>Graebel Van Lines is suspected of not paying its drivers and operators according to the law. If you have worked for Graebel Van Lines or know someone who has worked for Graebel Van Lines, please contact us using the form on this page or call us at 424-245-5505.
The drivers are being paid as independent contractors / owner / operators but should be paid as employees. So they may be owed a lot of money from Graebel Van Lines for things like overtime and penalties that can quickly add up. If a worker is paid as one type of worker but is really another type of worker, it’s called misclassifying. Graebel Van Lines may be treating their drivers as contractors when they should be called and treated as another type of worker, as an employee. That’s called misclassifying. We are currently investigating this case. Please contact us using the form on this page or call us at 424-245-5505.
For 65 years, Graebel Van Lines has been operating as a moving and transportation company. It claims it is “the nation’s largest privately owned moving services provider, offering end-to-end moving support for clients in the corporate, residential, workspace solutions, and international markets.”
Under IRS rules, Graebel Van Lines may be breaking the law because it should not be doing things like making its drivers have their tractors serviced within Graebel Van Lines’ network of service facilities. The level of control Graebel Van Lines has over its drivers may show that the drivers should be classified as employees. That means the drivers should be paid like employees with all the benefits of being an employee including break times and get payments like social security insurance and workers compensation insurance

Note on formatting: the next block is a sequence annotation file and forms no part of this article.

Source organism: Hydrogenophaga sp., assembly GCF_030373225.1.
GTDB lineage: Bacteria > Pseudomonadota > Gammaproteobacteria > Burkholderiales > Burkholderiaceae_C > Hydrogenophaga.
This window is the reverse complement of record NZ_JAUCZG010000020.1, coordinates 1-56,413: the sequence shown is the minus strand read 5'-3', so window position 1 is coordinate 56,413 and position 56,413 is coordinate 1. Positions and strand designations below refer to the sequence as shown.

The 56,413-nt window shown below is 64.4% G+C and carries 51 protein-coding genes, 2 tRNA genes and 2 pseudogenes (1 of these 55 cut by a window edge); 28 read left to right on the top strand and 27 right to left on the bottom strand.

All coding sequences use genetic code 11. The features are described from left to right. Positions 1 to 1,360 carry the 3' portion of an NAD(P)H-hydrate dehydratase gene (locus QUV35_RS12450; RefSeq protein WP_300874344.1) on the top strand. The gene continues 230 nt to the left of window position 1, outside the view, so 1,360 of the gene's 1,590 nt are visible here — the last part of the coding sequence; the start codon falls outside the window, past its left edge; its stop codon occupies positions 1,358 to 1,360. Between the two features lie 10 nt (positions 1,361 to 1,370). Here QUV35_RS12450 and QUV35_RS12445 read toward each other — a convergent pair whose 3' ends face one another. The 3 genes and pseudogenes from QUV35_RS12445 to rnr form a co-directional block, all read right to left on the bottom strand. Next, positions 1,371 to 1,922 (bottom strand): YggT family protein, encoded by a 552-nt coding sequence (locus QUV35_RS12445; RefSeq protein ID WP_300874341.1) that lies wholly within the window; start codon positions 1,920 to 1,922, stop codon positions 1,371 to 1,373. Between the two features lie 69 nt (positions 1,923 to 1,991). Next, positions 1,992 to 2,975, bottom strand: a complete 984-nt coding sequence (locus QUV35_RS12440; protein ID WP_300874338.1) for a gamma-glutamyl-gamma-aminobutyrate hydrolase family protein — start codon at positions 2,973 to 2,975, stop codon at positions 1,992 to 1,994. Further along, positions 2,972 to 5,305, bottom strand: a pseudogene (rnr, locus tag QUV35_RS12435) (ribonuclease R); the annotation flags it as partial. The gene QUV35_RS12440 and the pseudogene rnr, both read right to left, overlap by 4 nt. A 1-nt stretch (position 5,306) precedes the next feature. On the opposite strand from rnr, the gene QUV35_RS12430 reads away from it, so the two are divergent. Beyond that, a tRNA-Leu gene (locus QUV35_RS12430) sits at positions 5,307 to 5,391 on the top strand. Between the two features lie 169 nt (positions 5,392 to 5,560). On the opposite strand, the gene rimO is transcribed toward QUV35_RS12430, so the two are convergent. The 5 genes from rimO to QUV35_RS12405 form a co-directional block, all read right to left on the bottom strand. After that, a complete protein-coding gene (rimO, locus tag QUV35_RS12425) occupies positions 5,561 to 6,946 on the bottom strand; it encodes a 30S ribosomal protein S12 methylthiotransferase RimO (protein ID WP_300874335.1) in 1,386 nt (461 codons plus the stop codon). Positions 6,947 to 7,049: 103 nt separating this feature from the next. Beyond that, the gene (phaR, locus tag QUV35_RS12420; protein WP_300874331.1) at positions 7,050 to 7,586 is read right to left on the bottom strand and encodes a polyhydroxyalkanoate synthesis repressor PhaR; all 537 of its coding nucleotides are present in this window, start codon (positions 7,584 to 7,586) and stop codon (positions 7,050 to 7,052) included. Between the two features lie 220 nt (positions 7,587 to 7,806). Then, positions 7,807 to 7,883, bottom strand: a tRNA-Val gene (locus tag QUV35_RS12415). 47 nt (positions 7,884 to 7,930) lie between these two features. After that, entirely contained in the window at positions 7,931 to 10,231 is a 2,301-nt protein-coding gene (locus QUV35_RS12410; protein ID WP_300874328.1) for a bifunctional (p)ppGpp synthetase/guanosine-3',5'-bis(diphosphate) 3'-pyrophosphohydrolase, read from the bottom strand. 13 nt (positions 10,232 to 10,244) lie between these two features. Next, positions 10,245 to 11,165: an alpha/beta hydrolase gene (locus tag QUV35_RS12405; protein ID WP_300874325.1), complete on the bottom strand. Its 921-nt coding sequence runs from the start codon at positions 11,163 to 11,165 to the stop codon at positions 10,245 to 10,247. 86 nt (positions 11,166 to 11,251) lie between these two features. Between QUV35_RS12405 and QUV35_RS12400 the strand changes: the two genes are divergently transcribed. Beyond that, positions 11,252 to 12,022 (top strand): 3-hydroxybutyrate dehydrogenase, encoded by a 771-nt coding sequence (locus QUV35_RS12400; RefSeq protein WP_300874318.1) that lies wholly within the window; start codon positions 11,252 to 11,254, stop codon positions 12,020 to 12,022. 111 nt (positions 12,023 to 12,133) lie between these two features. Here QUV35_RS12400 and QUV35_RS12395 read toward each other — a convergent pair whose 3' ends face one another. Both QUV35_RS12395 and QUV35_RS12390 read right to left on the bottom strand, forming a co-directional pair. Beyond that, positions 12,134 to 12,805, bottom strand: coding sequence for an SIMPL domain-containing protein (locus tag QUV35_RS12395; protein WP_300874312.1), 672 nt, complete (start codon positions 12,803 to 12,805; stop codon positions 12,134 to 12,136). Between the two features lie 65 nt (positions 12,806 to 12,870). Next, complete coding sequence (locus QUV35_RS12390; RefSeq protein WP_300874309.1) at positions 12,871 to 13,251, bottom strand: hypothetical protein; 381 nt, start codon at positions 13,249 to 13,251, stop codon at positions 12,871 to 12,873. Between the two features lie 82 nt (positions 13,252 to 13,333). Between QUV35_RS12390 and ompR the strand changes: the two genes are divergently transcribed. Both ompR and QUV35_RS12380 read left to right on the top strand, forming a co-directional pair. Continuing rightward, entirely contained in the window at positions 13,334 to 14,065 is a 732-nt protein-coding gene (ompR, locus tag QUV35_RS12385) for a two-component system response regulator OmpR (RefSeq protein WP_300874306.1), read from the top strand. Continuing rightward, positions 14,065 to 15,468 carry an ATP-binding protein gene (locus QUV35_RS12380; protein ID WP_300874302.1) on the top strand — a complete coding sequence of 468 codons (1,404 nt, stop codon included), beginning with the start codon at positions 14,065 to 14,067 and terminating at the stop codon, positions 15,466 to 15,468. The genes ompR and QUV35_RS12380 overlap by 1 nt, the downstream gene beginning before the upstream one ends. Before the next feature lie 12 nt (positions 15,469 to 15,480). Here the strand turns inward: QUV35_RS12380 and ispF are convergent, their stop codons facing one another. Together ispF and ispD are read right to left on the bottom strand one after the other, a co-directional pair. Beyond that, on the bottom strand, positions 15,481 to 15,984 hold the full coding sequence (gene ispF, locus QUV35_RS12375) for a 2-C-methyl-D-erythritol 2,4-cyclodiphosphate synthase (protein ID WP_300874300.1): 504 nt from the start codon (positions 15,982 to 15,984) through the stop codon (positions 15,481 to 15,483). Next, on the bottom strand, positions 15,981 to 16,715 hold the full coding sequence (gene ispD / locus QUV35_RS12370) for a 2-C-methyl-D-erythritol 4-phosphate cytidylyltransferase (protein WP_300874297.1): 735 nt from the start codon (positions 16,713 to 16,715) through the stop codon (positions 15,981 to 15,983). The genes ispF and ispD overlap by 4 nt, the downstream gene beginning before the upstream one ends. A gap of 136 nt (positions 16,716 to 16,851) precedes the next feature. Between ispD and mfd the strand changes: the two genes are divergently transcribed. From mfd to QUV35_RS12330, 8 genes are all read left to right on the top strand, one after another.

To understand what is an independent contractor, we can look at three things: (1) an independent contractor provides a good or service to another individual or business, often under the terms of a contract that dictates the work outcome, but the contractor retains control over how they provide the good or service; (2) the contractor is not subject to the employer’s control or guidance except as designated in a mutually binding agreement. The contract for a specific job usually describes its expected outcome; (3) essentially, independent contractors treat their employers more like customers or clients, often having multiple clients, and are self-employed. Each state has different laws and this is not legal advice. You should consult an attorney to get the legal advice about your case. You can submit your information about this case by filling out the form on this page or calling 424-245-5505.
According to the IRS there are some other tests as well: Behavioral, Financial, and Type of Relationship. Behavioral is how much control the company has over the contractor; financial is are the business aspects of the worker’s job control by the payer; and relationship is defined as if there is written contracts or employee-type benefits.
One last test is the Department of Labor economic reality test. This test looks at seven factors the court must consider. The first is the extent to which the services rendered are an integral part of the principal’s business. Second, the permanency of the relationship. Third, the amount of the alleged contractor’s investment in facilities and equipment. Fourth, the nature and degree of control by the principal. Fifth, the alleged contractor’s opportunities for profit and loss. Sixth, the amount of initiative, judgment, or foresight in open market competition with others required for the success of the claimed independent contractor. Lastly, the degree of independent business organization and operation.
Potential Class Action Suit
Reports indicate that Graebel Van Lines may not be paying their drivers what is legally owed to them. If you were misclassified by Graebel Van Lines please contact us using the form on this page or call us at 424-245-5505. You may be part of a class action lawsuit.
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